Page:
While the artist voice sounds fragile, the seven main notes of the tune explode in power. A power expressing enough strength that the instrumental intermezzo (around the three minutes of the full version of the song) wasn’t cropped out during the usual editing to make a four minute composition fit into a short main title sequence. It was masterfully used to emphasize the artistic visuals.

Sam Smith had the coveted Oscar statue on his hand and dedicated it to the LGBT community he is part of. Among other contenders, he triumphed over Lady Gaga’s “Till It Happens to You,” introduced by U.S. Vice President Joe Biden during the ceremony.

Some people may not agree, not even Bond fans, about this recognition. But it is truly deserved because the song isn’t focused in the victorious figure of agent 007, but in the depths of the hidden soul of James Bond: his fears, his vulnerability and his overdue need for love.

And this was done with a melody that synthetizes the film, twisting like the sinuous octopus tentacles that symbolize the effect of SPECTRE wrapping into the soul of the man behind the spy, and a voice that shouts what the spy covering the human being will never openly tell.

The emotional complexity of the lyrics, the music and the voice is something that a spectator with an artistic eye can appreciate and enjoy while listening to “Writing’s on The Wall.” When accompanied by Kleinman’s ravishing main title sequence, it’s the way the song was meant to be appreciated.

 

SPECTRE title song gets Oscar nomination

SPECTRE teaser image

SPECTRE teaser image

“Writing’s On The Wall,” the title song for SPECTRE, was nominated for an Oscar in the Best Song, ACCORDING TO A LIST OF THE NOMINEES on the Acamdemy of Motion Picture Arts and Sciences website.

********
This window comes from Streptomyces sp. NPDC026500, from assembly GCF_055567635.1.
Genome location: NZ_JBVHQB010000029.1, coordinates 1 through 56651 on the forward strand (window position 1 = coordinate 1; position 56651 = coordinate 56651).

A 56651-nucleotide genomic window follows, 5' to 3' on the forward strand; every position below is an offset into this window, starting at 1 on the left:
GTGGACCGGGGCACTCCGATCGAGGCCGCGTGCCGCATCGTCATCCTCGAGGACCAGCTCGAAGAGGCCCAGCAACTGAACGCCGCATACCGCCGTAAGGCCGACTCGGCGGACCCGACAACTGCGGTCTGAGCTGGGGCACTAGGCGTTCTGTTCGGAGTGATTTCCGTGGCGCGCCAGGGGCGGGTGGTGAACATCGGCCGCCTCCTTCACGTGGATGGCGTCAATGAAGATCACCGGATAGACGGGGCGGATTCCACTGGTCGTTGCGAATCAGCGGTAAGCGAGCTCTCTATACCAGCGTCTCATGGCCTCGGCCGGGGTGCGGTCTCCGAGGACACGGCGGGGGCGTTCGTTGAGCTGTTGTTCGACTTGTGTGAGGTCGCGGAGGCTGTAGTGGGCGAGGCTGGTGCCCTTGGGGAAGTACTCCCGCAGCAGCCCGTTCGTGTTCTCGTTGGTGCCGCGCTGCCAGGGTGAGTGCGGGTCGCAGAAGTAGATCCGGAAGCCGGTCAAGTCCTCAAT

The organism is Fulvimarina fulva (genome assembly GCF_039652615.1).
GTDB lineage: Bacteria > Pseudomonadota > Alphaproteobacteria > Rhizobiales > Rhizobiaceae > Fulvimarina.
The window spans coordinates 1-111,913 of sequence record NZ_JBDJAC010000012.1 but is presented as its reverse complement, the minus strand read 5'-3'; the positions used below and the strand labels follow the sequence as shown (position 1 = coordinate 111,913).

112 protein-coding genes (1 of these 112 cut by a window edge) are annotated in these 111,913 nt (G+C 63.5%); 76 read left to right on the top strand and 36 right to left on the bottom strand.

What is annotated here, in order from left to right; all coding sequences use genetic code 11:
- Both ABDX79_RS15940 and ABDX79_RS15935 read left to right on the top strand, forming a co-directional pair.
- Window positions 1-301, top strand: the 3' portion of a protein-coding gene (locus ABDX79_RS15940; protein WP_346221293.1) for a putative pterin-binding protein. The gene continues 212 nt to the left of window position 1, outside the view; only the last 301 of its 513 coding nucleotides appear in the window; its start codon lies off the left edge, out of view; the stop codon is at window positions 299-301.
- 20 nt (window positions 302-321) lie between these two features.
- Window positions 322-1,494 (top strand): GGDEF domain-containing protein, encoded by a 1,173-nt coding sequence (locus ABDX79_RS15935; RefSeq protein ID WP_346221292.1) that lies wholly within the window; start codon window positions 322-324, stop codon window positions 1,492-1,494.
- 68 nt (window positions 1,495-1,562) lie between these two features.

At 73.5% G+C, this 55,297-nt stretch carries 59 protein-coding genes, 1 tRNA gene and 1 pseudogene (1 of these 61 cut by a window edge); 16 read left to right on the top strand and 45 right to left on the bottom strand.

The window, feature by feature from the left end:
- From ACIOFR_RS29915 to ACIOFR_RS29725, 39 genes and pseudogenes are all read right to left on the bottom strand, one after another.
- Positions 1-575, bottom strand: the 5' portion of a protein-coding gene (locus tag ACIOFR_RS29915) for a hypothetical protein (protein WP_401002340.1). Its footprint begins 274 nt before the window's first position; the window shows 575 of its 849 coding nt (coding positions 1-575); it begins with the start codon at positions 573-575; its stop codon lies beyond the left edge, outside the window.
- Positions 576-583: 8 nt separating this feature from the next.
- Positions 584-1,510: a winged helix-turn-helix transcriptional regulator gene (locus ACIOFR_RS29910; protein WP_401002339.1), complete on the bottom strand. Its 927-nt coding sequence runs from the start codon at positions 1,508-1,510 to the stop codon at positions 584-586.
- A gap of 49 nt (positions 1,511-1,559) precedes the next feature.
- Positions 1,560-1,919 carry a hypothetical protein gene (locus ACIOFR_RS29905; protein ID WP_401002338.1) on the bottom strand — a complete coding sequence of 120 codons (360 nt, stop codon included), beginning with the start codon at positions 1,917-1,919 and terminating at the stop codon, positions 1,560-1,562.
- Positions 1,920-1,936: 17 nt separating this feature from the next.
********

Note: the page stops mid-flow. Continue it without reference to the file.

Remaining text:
The nomination comes four days after the song won a Golden Globes award.

With the Oscars, the songwriters get nominated. In this case Jimmy Napes and Sam Smith are the nominees. Smith performed the song.

This is the second consecutive Bond title song to pick up a nomination. Adele and Paul Epworth won the Best Song Oscar three years ago for Skyfall’s title song.

Thomas Newman, who was nominated for Skyfall’s score, didn’t get a nomination for SPECTRE. However, he picked up a nomination for the Cold War drama Bridge of Spies. The latter received a number of nominations, including Best Picture.

To be honest, it was more appropriate Newman got a nomination for Bridge of Spies. Drama is more in his wheelhouse. Meanwhile, with SPECTRE, Newman repeated some of his Skyfall score in several spots.

SPECTRE box office and its future implications Part I

SPECTRE promotional art

SPECTRE promotional art

By Gert Waterink,
Guest Writer
SPECTRE has grossed more than $820 million globally since it premiered in late October. That looks like a very solid box office figure. And it is, just like its predecessor, Skyfall, one of the most successful non-3D, non-Sci-Fi films of the year.

Looking at the leaked production budget of SPECTRE, the team of Sony Pictures/MGM/EON Productions were obviously preparing for another certified $1 billion blockbuster. With a budget of around $350 million ($245 million plus a publicity and advertising budget of $105 million) SPECTRE is almost as expensive as Avengers 2: Age Of Ultron ($330 million: $280 million plus $50 million P&A), the upcoming Star Wars: The Force Awakens ($400 million: $200 million plus $200 million P&A) and Pirates Of The Caribbean 4: On Stranger Tides ($410 million, including P&A).

But so far SPECTRE’s actual global box office gross doesn’t compare at all with the latter three blockbusters. Last year box office pundits were putting SPECTRE, quite logically, in the field of certified $1 billion blockbusters. And I actually thought the same.

I predicted in December 2014 that SPECTRE should be able to gross $90 million more than Skyfall, thus reaching almost $1.2 billion globally.

As it stands now SPECTRE only broke even when it grossed passed the $700 million mark. There’s an outside chance that the film will gross $900 million globally.